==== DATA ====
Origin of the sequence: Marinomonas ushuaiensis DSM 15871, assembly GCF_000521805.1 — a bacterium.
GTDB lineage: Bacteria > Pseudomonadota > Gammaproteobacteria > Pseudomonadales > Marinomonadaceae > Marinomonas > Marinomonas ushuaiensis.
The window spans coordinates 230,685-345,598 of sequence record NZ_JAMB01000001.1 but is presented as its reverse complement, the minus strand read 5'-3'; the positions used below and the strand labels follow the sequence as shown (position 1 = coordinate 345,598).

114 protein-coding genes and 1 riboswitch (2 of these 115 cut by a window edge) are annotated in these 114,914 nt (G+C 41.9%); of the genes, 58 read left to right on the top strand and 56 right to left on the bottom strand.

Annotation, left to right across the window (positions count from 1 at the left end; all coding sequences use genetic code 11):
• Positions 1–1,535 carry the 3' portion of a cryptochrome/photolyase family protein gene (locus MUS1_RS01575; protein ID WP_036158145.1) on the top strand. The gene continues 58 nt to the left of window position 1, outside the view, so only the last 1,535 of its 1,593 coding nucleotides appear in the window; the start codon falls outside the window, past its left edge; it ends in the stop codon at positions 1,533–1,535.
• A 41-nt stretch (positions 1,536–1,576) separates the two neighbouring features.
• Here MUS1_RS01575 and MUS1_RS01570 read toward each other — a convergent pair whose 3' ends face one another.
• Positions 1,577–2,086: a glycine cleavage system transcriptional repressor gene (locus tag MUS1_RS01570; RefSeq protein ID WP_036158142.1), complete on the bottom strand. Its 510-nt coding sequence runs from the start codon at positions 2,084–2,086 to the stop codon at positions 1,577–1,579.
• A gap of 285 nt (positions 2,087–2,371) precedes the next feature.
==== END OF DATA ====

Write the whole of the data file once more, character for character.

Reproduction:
Origin of the sequence: Marinomonas ushuaiensis DSM 15871, assembly GCF_000521805.1 — a bacterium.
GTDB lineage: Bacteria > Pseudomonadota > Gammaproteobacteria > Pseudomonadales > Marinomonadaceae > Marinomonas > Marinomonas ushuaiensis.
The window spans coordinates 230,685-345,598 of sequence record NZ_JAMB01000001.1 but is presented as its reverse complement, the minus strand read 5'-3'; the positions used below and the strand labels follow the sequence as shown (position 1 = coordinate 345,598).

114 protein-coding genes and 1 riboswitch (2 of these 115 cut by a window edge) are annotated in these 114,914 nt (G+C 41.9%); of the genes, 58 read left to right on the top strand and 56 right to left on the bottom strand.

Annotation, left to right across the window (positions count from 1 at the left end; all coding sequences use genetic code 11):
• Positions 1–1,535 carry the 3' portion of a cryptochrome/photolyase family protein gene (locus MUS1_RS01575; protein ID WP_036158145.1) on the top strand. The gene continues 58 nt to the left of window position 1, outside the view, so only the last 1,535 of its 1,593 coding nucleotides appear in the window; the start codon falls outside the window, past its left edge; it ends in the stop codon at positions 1,533–1,535.
• A 41-nt stretch (positions 1,536–1,576) separates the two neighbouring features.
• Here MUS1_RS01575 and MUS1_RS01570 read toward each other — a convergent pair whose 3' ends face one another.
• Positions 1,577–2,086: a glycine cleavage system transcriptional repressor gene (locus tag MUS1_RS01570; RefSeq protein ID WP_036158142.1), complete on the bottom strand. Its 510-nt coding sequence runs from the start codon at positions 2,084–2,086 to the stop codon at positions 1,577–1,579.
• A gap of 285 nt (positions 2,087–2,371) precedes the next feature.